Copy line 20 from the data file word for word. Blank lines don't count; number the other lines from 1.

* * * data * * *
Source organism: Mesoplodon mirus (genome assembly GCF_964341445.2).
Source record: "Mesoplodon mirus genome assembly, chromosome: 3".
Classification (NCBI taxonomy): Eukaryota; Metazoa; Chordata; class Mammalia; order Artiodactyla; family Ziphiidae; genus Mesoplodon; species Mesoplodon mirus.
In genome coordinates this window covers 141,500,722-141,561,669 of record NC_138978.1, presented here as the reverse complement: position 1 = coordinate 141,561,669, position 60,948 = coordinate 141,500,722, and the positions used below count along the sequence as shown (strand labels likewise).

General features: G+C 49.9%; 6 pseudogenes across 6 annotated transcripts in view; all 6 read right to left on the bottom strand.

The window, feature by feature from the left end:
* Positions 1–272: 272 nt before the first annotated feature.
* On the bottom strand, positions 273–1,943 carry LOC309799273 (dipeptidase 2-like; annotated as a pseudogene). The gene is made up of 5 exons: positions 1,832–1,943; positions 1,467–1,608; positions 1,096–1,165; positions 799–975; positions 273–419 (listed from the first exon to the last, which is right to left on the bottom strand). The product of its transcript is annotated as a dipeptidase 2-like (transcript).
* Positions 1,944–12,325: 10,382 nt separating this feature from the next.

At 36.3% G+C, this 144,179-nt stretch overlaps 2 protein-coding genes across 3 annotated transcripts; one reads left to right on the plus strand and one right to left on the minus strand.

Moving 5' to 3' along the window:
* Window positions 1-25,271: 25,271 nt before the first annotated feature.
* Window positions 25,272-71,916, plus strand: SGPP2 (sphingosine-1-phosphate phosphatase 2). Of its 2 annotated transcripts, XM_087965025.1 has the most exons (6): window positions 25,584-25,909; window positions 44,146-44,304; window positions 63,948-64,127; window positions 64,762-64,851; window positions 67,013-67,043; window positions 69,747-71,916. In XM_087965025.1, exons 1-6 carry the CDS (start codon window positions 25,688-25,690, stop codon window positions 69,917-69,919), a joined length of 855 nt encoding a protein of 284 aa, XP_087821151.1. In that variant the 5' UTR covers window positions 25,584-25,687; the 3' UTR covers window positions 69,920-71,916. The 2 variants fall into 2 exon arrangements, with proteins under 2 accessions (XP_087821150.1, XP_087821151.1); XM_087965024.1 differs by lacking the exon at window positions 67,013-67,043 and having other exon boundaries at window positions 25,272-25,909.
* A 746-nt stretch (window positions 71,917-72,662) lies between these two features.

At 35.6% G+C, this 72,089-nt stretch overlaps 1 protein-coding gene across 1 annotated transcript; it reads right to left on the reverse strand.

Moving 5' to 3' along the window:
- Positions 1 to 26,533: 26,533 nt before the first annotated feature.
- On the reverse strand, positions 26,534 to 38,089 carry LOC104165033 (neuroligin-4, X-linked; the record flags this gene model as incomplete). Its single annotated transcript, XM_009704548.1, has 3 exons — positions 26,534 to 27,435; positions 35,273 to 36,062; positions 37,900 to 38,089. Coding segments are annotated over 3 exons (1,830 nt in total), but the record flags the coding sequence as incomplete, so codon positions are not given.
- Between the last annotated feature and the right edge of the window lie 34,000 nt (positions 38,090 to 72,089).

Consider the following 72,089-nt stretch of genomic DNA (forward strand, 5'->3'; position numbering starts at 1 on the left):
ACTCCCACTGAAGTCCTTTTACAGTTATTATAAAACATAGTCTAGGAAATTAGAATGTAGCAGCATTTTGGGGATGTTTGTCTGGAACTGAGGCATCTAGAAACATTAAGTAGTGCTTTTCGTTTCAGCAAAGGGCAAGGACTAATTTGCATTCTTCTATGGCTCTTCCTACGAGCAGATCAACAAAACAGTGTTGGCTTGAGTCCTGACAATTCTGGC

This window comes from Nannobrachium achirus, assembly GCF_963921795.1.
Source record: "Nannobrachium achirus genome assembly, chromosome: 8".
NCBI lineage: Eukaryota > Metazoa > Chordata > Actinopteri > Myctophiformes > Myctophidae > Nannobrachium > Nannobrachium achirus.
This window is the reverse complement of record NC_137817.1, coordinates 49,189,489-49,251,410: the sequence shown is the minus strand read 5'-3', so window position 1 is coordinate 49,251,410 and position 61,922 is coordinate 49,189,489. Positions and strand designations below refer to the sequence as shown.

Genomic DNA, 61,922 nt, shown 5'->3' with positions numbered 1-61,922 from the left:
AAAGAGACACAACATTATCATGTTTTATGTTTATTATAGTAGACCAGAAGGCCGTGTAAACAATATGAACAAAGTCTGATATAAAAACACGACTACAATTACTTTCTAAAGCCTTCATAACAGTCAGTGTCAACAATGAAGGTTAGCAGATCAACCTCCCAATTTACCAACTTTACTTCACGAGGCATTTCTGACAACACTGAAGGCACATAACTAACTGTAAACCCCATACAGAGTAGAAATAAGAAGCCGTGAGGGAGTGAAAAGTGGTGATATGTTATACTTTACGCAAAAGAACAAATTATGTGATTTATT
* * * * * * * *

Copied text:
Consider the following 72,089-nt stretch of genomic DNA (forward strand, 5'->3'; position numbering starts at 1 on the left):